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Initial background research will either confirm the starting hypothesis, or suggest an alternative. It is possible that one may even have found the opposite of what expected to find! But on this basis, you – not your editor, not your source, but you – can now sum up your story in a concise, punchy working headline. This may not be the headline the story ends up with, but it is a good way of holding on to the focus of the story. It will help to pitch the story and may even help to think creatively about how the story can be presented by a news organisation. Of course, you can and should modify it as you find out more; you are getting there!

‘Doctors killing babies’ versus ‘”Saved” babies sick on the streets’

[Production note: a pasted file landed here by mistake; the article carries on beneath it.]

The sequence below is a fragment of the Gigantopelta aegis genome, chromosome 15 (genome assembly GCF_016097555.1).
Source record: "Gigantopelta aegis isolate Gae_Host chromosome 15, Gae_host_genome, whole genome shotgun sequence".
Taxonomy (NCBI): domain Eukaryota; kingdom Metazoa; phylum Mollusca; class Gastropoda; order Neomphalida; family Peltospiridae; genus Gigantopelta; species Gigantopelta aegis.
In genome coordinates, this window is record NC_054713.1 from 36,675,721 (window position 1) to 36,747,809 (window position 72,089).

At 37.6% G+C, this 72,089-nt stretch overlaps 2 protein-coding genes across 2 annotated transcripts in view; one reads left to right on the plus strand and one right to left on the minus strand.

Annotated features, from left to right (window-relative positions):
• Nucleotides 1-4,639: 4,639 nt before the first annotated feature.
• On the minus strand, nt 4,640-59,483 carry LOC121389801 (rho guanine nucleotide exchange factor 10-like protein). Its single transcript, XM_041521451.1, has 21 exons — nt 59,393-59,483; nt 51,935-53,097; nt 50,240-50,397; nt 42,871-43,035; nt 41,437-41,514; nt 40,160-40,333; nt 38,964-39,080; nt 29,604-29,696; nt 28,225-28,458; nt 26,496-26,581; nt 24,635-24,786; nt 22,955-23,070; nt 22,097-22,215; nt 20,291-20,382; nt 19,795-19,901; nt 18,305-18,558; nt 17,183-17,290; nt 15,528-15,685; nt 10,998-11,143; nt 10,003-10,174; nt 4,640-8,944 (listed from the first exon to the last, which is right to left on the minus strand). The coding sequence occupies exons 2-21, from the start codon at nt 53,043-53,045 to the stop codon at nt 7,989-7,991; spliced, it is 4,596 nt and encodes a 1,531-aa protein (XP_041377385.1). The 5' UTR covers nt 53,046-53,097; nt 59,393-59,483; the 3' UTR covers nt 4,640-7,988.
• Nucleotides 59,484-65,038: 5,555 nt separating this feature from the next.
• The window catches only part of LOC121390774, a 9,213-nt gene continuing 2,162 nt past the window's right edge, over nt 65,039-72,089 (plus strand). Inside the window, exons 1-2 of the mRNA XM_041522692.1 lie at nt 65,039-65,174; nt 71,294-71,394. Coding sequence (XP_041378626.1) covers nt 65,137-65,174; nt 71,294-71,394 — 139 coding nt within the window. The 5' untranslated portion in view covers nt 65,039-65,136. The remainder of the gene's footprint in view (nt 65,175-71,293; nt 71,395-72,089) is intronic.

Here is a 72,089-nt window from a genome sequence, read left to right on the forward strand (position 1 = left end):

Mark Hunter, a journalism professor, discussed how he was instructed to ‘get the story’ on doctors in American hospitals ‘killing off’ premature babies. But he found that this lead was completely incorrect. A new law in the U.S., inspired by the conservative religious-fundamentalist lobby, ruled that even infants, who were so premature and weak that they required constant, painful, invasive medical procedures, had to be kept alive. Babies, who lacked the physical ability to survive before the law has been adopted, were now subjected to operations, tubes, drips, tests and other operations. Doctors were actually saving many more premature infants than ever before in history. Unfortunately, most of these babies were growing up into chronically sick, severely disabled toddlers. Additionally, another conservative-inspired law had simultaneously cut social spending. Now almost no free support services existed for disabled children from poor homes. Many of these ‘saved’ children then vegetated on the streets. And Hunter ended up with the opposite headline, which was only mildly less shocking.